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Thompson: The Anti-Testing Backlash Reaches a Crescendo


Kathleen Porter-McGee’s Fordham Flypaper post (The Four Biggest Myths of the Anti-Testing Movement) is right on one thing: the backlash against bubble-in accountability has reached a crescendo. 

But, Porter-McGee seems to assume that these primitive metrics are more valuable for poor children than teachers’ "instincts" because educators are contaminated by “low expectations.”

Does that mean that imposing rote instruction on poor children represents “high expectations?”

Porter-McGee recalls that “drill-and-kill” was popular in the era of mimeograph machines, but she provides no evidence for her claim that basic skills instruction is due to something she calls "excessive within-class achievement variability," as opposed to overzealous accountability.

Yes, worksheet-driven instruction is “a function of low teacher capacity,” but it is also due to failed schools and systems.  Often, it is the way that teachers in chaotic inner city schools create some order in systems that refuse to address discipline.  Rather than imposing the lowest-common-denominator of standardized testing on teachers and our students, the better response would have be to invest in capacity-building so that instruction could be improved.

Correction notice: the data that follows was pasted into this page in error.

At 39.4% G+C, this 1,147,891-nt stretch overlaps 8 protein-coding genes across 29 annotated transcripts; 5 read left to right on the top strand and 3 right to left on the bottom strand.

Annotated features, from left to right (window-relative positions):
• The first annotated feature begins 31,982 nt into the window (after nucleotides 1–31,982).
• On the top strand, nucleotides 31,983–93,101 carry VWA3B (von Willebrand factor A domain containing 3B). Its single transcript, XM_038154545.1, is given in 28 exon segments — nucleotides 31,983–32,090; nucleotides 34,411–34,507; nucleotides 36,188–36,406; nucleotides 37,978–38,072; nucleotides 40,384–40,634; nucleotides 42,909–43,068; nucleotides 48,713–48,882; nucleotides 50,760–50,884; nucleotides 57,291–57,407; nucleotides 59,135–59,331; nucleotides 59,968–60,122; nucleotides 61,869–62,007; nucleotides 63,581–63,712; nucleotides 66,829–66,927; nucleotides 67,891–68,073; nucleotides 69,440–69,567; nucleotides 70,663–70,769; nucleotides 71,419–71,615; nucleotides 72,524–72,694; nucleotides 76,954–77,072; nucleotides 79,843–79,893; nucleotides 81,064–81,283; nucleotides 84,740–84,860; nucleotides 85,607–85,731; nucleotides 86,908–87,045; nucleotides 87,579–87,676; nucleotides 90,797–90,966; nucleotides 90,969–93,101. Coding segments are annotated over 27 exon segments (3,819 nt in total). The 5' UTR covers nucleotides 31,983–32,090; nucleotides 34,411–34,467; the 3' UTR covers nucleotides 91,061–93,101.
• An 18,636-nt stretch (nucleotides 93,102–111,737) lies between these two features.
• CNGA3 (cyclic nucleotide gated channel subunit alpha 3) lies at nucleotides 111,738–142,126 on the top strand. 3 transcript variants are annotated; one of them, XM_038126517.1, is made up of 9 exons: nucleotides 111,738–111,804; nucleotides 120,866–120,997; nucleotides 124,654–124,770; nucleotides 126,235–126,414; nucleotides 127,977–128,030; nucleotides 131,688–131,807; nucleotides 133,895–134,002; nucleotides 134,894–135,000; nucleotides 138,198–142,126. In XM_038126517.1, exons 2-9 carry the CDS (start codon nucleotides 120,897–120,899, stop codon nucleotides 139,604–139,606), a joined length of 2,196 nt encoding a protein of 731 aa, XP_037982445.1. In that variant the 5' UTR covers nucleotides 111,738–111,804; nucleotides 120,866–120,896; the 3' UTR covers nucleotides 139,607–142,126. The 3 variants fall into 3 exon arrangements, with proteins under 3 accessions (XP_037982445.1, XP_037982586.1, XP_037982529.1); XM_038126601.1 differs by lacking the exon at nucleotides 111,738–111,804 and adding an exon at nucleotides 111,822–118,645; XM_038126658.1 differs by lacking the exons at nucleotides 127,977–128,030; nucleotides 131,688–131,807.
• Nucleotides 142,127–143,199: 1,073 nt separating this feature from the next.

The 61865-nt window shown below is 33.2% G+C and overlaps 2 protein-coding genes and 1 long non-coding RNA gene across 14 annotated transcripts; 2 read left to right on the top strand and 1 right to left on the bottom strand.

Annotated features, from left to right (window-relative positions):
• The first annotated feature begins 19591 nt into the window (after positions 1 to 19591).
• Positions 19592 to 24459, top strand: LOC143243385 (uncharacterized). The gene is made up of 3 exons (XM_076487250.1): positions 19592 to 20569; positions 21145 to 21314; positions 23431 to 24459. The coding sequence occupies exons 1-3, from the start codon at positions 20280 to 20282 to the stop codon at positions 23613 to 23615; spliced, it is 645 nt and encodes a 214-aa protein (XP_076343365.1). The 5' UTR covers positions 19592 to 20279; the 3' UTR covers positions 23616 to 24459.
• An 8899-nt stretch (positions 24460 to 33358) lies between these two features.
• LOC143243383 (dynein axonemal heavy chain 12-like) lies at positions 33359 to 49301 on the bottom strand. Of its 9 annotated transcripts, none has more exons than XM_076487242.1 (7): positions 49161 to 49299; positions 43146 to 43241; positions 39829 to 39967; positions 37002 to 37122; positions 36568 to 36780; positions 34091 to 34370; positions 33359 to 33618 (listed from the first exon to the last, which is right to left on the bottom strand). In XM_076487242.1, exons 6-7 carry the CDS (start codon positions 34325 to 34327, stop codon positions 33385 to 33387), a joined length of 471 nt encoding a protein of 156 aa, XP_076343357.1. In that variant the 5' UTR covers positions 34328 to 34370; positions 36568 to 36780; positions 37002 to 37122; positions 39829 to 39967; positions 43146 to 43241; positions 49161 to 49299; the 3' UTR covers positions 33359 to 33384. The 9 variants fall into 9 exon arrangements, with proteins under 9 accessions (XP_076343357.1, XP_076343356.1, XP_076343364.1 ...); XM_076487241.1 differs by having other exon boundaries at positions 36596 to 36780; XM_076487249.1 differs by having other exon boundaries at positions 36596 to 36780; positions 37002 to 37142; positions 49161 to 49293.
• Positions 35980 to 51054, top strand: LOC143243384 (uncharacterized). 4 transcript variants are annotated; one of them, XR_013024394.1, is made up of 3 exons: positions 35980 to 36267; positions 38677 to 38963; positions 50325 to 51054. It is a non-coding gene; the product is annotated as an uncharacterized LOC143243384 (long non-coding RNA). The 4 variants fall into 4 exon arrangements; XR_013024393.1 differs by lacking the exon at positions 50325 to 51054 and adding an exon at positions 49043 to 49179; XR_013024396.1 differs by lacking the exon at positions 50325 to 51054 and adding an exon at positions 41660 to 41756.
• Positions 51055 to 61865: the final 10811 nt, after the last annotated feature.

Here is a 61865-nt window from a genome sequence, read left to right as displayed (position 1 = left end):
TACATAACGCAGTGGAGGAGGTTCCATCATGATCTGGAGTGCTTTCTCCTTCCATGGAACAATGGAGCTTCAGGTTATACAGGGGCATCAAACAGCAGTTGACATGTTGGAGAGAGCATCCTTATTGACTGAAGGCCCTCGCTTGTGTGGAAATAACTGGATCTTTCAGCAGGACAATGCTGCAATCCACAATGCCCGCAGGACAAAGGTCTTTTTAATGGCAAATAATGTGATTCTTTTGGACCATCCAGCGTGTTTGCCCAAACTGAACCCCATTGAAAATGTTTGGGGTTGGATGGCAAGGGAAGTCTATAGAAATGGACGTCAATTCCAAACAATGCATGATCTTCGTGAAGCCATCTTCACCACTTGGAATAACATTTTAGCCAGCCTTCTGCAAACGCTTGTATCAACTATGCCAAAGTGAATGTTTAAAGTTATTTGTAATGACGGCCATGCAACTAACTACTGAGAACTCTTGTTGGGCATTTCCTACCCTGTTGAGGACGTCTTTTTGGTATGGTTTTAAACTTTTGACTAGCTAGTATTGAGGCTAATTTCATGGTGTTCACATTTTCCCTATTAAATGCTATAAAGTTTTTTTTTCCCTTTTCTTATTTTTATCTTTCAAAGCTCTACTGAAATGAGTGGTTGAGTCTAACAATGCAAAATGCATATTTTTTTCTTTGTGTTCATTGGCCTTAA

Porter-McGee is half-right on one point. Testing could put a spotlight on achievement gaps and struggling students and schools.  If assessments were diagnostic, they could drive critical conversations about policies and instruction.  As long as there are stakes attached to those metrics, however, they will remain inaccurate and they will continue to be a barrier to getting struggling students on the path to success.-JT(@drjohnthompson) Image via.


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